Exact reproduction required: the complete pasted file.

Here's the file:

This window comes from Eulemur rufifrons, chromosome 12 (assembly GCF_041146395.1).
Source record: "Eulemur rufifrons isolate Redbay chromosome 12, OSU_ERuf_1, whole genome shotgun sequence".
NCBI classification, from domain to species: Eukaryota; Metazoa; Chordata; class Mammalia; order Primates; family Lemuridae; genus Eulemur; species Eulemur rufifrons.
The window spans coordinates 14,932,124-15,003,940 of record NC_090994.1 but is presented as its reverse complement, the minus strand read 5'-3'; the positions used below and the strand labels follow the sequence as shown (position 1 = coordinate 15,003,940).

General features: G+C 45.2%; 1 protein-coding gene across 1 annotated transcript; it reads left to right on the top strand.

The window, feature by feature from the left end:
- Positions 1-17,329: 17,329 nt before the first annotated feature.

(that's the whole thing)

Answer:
This window comes from Eulemur rufifrons, chromosome 12 (assembly GCF_041146395.1).
Source record: "Eulemur rufifrons isolate Redbay chromosome 12, OSU_ERuf_1, whole genome shotgun sequence".
NCBI classification, from domain to species: Eukaryota; Metazoa; Chordata; class Mammalia; order Primates; family Lemuridae; genus Eulemur; species Eulemur rufifrons.
The window spans coordinates 14,932,124-15,003,940 of record NC_090994.1 but is presented as its reverse complement, the minus strand read 5'-3'; the positions used below and the strand labels follow the sequence as shown (position 1 = coordinate 15,003,940).

General features: G+C 45.2%; 1 protein-coding gene across 1 annotated transcript; it reads left to right on the top strand.

The window, feature by feature from the left end:
- Positions 1-17,329: 17,329 nt before the first annotated feature.